THE death of well-known dolphin Gizmo is an indication that “all is not well” with the Swan River, says historian and environmentalist Dr Sue Graham-Taylor.
Six-year old Gizmo made headlines in 2012 after Water Police successfully freed the calf from the fishing line he had been tangled in for almost two months.
Dr Graham-Taylor said Gizmo’s death last month and the deaths of other river dolphins in the past few years showed that the river was under stress.
“The pressures on the river are both man-made and natural,” Dr Graham-Taylor the Nedlands resident said.
Pathologists at Murdoch University are still investigating the cause of Gizmo’s death but preliminary findings suggest he was suffering from septicaemia caused by a long-term infection.
Gizmo’s gastrointestinal tract was empty, indicating he had not fed recently.
A Department of Parks and Wildlife spokeswoman said there were signs that the condition of the river was improving.
Dr Graham-Taylor said Perth’s river dolphins had become an icon of the Swan River but the death of Gizmo last month revealed the waterway was under stress.
“Human use in the sub-catchments of the Swan-Avon River system increases nutrients, especially phosphorus and nitrogen – that by run-off, through many drains or through groundwater enter the river,” she said.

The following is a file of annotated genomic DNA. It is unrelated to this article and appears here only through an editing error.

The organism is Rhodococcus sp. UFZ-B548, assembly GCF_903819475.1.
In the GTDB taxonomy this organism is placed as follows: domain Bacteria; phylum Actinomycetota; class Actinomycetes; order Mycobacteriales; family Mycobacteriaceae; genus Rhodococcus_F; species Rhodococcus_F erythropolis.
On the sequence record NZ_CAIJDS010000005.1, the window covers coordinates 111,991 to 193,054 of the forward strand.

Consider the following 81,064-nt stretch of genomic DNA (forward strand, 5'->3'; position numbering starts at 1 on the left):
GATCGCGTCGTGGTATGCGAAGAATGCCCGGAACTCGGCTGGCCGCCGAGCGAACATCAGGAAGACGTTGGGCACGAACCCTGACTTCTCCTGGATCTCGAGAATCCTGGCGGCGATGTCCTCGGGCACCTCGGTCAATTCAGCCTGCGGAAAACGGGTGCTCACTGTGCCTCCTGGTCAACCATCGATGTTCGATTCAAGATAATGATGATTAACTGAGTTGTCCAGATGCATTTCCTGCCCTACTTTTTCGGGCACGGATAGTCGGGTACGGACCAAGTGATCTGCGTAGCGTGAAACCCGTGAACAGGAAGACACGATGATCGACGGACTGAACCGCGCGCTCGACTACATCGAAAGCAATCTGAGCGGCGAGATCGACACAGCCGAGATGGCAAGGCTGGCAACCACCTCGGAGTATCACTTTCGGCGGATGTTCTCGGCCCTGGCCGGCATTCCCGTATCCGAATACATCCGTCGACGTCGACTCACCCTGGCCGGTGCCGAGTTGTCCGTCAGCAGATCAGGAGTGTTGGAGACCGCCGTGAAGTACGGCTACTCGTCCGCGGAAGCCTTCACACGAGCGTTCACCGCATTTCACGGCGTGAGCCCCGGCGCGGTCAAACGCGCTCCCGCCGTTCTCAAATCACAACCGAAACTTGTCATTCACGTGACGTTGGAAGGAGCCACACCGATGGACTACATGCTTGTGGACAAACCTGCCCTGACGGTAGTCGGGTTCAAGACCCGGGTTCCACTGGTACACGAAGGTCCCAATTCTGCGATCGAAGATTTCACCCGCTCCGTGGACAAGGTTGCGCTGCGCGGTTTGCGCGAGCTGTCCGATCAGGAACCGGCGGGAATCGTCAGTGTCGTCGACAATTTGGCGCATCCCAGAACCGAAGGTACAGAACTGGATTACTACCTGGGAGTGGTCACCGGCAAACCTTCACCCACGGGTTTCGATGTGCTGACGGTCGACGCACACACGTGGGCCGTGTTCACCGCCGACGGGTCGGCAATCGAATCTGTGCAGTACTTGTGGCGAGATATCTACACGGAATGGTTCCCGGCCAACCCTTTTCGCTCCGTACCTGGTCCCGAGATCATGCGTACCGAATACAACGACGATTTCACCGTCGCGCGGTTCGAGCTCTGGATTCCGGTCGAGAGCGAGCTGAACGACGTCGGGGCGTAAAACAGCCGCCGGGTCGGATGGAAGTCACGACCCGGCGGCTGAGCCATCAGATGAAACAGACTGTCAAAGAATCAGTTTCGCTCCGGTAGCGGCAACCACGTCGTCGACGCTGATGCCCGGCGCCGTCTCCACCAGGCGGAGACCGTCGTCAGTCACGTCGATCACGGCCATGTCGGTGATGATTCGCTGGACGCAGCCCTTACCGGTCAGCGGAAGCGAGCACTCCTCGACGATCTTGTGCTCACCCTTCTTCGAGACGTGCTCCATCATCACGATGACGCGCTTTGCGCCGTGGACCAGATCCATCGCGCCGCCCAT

“We have also lost the river’s fringing vegetation as we have reclaimed, straightened and walled the river.
“We have created grassed areas for recreation but lost the vegetation so vital for reducing nutrients and sediments entering the waterway, stabilising riverbanks and supporting a variety of bird species and other small animals.”
Dr Graham-Taylor said it was important to understand the river’s history in order to help protect it.
“An understanding of its history and an awareness of the state of the River can help us act to preserve and restore this heritage icon for future generations,” she said.
A Department of Parks and Wildlife spokeswoman said that in 2009, six dolphins died in the space of three months but there were signs that the condition of the river was improving.
“Subsequent testing revealed that a natural Morbillivirus was a key factor underpinning those deaths,” she said.
“Morbillivirus affects dolphins and other marine mammals in waterways and oceans around the world and was not related to the health of the Swan River.
“Monitoring undertaken with Murdoch University in recent years has indicated that fish communities are in good to fair shape and there has been an overall improvement in estuarine condition since the mid- 2000s.”
Dr Graham-Taylor will present a talk on the Swan River’s history on November 25, as part of Heritage Perth’s Walk and Talk series.